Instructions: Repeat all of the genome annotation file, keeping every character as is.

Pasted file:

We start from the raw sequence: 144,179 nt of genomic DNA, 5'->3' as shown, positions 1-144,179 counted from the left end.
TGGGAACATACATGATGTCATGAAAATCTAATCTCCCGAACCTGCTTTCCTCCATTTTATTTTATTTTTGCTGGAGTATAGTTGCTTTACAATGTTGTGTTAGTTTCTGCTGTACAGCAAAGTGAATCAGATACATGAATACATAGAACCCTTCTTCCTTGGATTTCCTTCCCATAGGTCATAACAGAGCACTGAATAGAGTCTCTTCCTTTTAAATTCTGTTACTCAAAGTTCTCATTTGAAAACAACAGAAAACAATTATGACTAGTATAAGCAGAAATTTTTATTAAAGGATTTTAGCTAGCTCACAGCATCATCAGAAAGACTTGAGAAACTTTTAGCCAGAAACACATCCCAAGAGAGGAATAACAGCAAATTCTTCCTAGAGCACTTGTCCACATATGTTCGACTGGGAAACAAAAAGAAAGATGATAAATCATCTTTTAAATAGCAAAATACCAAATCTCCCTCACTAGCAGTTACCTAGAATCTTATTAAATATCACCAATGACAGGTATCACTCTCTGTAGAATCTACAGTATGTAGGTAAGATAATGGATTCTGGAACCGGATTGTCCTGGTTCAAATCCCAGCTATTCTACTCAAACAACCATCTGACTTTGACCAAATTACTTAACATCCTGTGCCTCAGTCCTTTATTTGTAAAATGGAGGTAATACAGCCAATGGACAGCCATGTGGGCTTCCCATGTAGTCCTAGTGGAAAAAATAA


We start from the raw sequence: 144,179 nt of genomic DNA, 5'->3' as shown, positions 1-144,179 counted from the left end.
TGGGAACATACATGATGTCATGAAAATCTAATCTCCCGAACCTGCTTTCCTCCATTTTATTTTATTTTTGCTGGAGTATAGTTGCTTTACAATGTTGTGTTAGTTTCTGCTGTACAGCAAAGTGAATCAGATACATGAATACATAGAACCCTTCTTCCTTGGATTTCCTTCCCATAGGTCATAACAGAGCACTGAATAGAGTCTCTTCCTTTTAAATTCTGTTACTCAAAGTTCTCATTTGAAAACAACAGAAAACAATTATGACTAGTATAAGCAGAAATTTTTATTAAAGGATTTTAGCTAGCTCACAGCATCATCAGAAAGACTTGAGAAACTTTTAGCCAGAAACACATCCCAAGAGAGGAATAACAGCAAATTCTTCCTAGAGCACTTGTCCACATATGTTCGACTGGGAAACAAAAAGAAAGATGATAAATCATCTTTTAAATAGCAAAATACCAAATCTCCCTCACTAGCAGTTACCTAGAATCTTATTAAATATCACCAATGACAGGTATCACTCTCTGTAGAATCTACAGTATGTAGGTAAGATAATGGATTCTGGAACCGGATTGTCCTGGTTCAAATCCCAGCTATTCTACTCAAACAACCATCTGACTTTGACCAAATTACTTAACATCCTGTGCCTCAGTCCTTTATTTGTAAAATGGAGGTAATACAGCCAATGGACAGCCATGTGGGCTTCCCATGTAGTCCTAGTGGAAAAAATAA